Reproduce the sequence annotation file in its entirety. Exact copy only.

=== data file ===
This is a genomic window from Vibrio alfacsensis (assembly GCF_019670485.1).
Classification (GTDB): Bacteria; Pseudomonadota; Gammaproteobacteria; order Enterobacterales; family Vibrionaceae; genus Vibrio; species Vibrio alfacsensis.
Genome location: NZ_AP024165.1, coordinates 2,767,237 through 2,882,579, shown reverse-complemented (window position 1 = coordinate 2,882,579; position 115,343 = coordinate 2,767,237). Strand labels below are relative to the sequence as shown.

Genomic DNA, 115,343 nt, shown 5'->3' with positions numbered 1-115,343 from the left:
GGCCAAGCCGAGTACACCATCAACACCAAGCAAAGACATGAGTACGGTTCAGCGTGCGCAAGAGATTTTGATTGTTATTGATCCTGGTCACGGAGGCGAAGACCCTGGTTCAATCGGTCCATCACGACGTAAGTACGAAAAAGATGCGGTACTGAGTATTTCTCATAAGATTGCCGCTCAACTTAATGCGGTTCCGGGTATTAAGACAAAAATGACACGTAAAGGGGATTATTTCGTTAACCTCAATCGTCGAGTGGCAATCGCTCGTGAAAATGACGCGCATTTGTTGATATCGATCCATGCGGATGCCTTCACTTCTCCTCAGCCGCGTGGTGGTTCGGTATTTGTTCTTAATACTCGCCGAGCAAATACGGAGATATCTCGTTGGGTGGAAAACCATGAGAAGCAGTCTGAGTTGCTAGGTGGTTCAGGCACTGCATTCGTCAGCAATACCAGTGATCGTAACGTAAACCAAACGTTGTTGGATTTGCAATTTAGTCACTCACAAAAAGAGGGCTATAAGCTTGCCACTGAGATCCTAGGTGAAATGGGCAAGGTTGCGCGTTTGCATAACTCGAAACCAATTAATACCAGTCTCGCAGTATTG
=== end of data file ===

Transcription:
This is a genomic window from Vibrio alfacsensis (assembly GCF_019670485.1).
Classification (GTDB): Bacteria; Pseudomonadota; Gammaproteobacteria; order Enterobacterales; family Vibrionaceae; genus Vibrio; species Vibrio alfacsensis.
Genome location: NZ_AP024165.1, coordinates 2,767,237 through 2,882,579, shown reverse-complemented (window position 1 = coordinate 2,882,579; position 115,343 = coordinate 2,767,237). Strand labels below are relative to the sequence as shown.

Genomic DNA, 115,343 nt, shown 5'->3' with positions numbered 1-115,343 from the left:
GGCCAAGCCGAGTACACCATCAACACCAAGCAAAGACATGAGTACGGTTCAGCGTGCGCAAGAGATTTTGATTGTTATTGATCCTGGTCACGGAGGCGAAGACCCTGGTTCAATCGGTCCATCACGACGTAAGTACGAAAAAGATGCGGTACTGAGTATTTCTCATAAGATTGCCGCTCAACTTAATGCGGTTCCGGGTATTAAGACAAAAATGACACGTAAAGGGGATTATTTCGTTAACCTCAATCGTCGAGTGGCAATCGCTCGTGAAAATGACGCGCATTTGTTGATATCGATCCATGCGGATGCCTTCACTTCTCCTCAGCCGCGTGGTGGTTCGGTATTTGTTCTTAATACTCGCCGAGCAAATACGGAGATATCTCGTTGGGTGGAAAACCATGAGAAGCAGTCTGAGTTGCTAGGTGGTTCAGGCACTGCATTCGTCAGCAATACCAGTGATCGTAACGTAAACCAAACGTTGTTGGATTTGCAATTTAGTCACTCACAAAAAGAGGGCTATAAGCTTGCCACTGAGATCCTAGGTGAAATGGGCAAGGTTGCGCGTTTGCATAACTCGAAACCAATTAATACCAGTCTCGCAGTATTG